Butea monosperma

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Butea monosperma
STS 001 Butea monosperma.jpg
In Bangalore, India
Scientific classification
B. monosperma
Binomial name
Butea monosperma

Butea frondosa Roxb. ex Willd.
Erythrina monosperma Lam.[1]
Plaso monosperma

A flower in Kolkata, West Bengal, India.
Butea monosperma in Bagh-e-Jinnah, Lahore
A semal tree in full bloom in Faizabad, India.
Palash blooms in Ranchi, Jharkhand
A palasha shrub from Malappuram dist Kerala

Butea monosperma is a species of Butea native to tropical and sub-tropical parts of the Indian Subcontinent and Southeast Asia, ranging across India, Bangladesh, Nepal, Sri Lanka, Myanmar, Thailand, Laos, Cambodia, Vietnam, Malaysia, and western Indonesia.[1] Common names include flame-of-the-forest and bastard teak.[1]

It is a medium-sized dry season-deciduous tree, growing to 15 m (49 ft) tall. It is a slow growing tree, young trees have a growth rate of a few feet per year. The leaves are pinnate, with an 8–16 cm (3.1–6.3 in) petiole and three leaflets, each leaflet 10–20 cm (3.9–7.9 in) long. The flowers are 2.5 cm (0.98 in) long, bright orange-red, and produced in racemes up to 15 cm (5.9 in) long. The fruit is a pod 15–20 cm (5.9–7.9 in) long and 4–5 cm (1.6–2.0 in) broad.[2]

In West Bengal, it is associated with spring, especially through the poems and songs of Nobel Laureate Rabindranath Tagore, who likened its bright orange flame-like flower to fire. In Santiniketan, where Tagore lived, this flower has become an indispensable part of the celebration of spring. The plant has lent its name to the town of Palashi, famous for the historic Battle of Plassey fought there.[citation needed]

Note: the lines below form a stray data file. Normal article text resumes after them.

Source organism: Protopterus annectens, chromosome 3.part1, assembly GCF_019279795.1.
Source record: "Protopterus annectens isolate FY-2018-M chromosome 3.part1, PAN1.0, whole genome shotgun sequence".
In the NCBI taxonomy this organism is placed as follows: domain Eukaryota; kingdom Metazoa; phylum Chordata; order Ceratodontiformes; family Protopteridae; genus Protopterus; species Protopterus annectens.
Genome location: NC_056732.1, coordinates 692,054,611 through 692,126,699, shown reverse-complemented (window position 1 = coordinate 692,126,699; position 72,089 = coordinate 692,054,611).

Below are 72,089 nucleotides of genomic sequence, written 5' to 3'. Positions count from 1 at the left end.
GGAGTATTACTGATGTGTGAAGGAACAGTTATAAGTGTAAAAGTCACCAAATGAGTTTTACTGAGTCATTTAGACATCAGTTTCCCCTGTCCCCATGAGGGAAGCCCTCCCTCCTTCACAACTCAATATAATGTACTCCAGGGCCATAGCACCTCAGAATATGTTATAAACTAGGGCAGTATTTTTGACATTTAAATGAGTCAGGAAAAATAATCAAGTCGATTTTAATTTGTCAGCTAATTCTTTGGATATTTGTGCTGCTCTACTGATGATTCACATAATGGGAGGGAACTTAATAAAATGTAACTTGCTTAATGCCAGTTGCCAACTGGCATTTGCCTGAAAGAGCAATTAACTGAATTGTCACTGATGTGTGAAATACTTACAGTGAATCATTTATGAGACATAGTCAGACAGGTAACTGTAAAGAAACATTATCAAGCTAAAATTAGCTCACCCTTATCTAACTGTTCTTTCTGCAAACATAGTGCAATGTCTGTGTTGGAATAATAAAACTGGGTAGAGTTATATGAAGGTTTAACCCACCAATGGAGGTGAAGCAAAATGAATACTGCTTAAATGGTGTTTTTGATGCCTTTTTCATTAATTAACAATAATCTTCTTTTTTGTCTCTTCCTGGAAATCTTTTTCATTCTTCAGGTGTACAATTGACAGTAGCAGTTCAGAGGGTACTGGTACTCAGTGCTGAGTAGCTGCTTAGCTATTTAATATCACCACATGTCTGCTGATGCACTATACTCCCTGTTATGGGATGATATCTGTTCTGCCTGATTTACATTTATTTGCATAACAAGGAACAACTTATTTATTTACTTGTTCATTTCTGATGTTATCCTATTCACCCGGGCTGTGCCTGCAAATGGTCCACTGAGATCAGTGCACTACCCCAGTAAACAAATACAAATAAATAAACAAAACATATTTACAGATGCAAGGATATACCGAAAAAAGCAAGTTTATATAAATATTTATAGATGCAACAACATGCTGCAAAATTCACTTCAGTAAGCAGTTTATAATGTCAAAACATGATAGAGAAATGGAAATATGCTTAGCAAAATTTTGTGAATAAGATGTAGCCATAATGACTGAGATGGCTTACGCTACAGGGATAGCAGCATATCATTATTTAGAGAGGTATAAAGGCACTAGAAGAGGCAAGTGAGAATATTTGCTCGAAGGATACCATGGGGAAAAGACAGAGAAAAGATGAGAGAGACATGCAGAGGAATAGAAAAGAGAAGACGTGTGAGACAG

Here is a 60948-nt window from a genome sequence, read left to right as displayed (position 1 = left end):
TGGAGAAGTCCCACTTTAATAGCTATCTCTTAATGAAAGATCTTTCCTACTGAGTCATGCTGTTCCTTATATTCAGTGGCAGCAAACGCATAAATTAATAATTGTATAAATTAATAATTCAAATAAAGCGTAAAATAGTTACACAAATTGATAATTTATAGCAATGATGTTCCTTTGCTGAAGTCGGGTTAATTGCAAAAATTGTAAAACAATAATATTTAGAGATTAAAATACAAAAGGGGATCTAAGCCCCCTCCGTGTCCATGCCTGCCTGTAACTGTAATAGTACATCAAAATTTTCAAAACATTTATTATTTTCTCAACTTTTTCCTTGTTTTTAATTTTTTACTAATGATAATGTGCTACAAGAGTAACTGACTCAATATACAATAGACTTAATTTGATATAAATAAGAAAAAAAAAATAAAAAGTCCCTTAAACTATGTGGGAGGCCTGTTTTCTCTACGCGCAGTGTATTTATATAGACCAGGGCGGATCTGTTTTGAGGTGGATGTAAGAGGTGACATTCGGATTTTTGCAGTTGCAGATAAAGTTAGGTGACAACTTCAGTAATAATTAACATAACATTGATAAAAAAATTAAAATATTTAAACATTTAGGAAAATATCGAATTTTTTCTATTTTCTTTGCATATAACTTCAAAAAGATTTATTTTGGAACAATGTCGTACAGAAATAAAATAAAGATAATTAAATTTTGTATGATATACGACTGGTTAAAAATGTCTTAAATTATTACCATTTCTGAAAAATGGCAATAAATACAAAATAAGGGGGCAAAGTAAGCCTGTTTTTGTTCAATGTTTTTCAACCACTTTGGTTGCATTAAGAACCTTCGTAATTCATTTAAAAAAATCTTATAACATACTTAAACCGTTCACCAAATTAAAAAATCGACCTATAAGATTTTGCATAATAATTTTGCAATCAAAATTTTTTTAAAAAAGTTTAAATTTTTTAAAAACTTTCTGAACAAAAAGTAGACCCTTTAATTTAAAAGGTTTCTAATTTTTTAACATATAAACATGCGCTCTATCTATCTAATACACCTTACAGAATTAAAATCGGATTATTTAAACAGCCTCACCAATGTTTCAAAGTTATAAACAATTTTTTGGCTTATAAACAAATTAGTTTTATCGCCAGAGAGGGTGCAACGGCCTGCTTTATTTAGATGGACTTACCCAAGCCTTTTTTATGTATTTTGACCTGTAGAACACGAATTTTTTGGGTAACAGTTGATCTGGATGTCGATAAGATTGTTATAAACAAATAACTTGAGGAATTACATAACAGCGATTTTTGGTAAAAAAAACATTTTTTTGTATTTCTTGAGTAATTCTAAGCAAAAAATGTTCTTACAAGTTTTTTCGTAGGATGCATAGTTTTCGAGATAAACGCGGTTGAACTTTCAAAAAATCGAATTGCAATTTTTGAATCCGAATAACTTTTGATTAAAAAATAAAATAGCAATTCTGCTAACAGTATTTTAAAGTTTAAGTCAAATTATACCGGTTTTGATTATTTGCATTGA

In the state of Jharkhand Palash is associated with the folk tradition. Many folk literary expressions describe palash as the forest fire. The beauty of dry deciduous forests of Jharkhand reach their height when most trees have fallen their leaves and Palash is in its full bloom. Palash is also the State Flower of Jharkhand.

It is said that the tree is a form of Agni, God of Fire.[citation needed] In Telangana, these flowers are specially used in the worship of Lord Shiva on occasion of Shivratri. In Telugu, this tree is called Modugu chettu.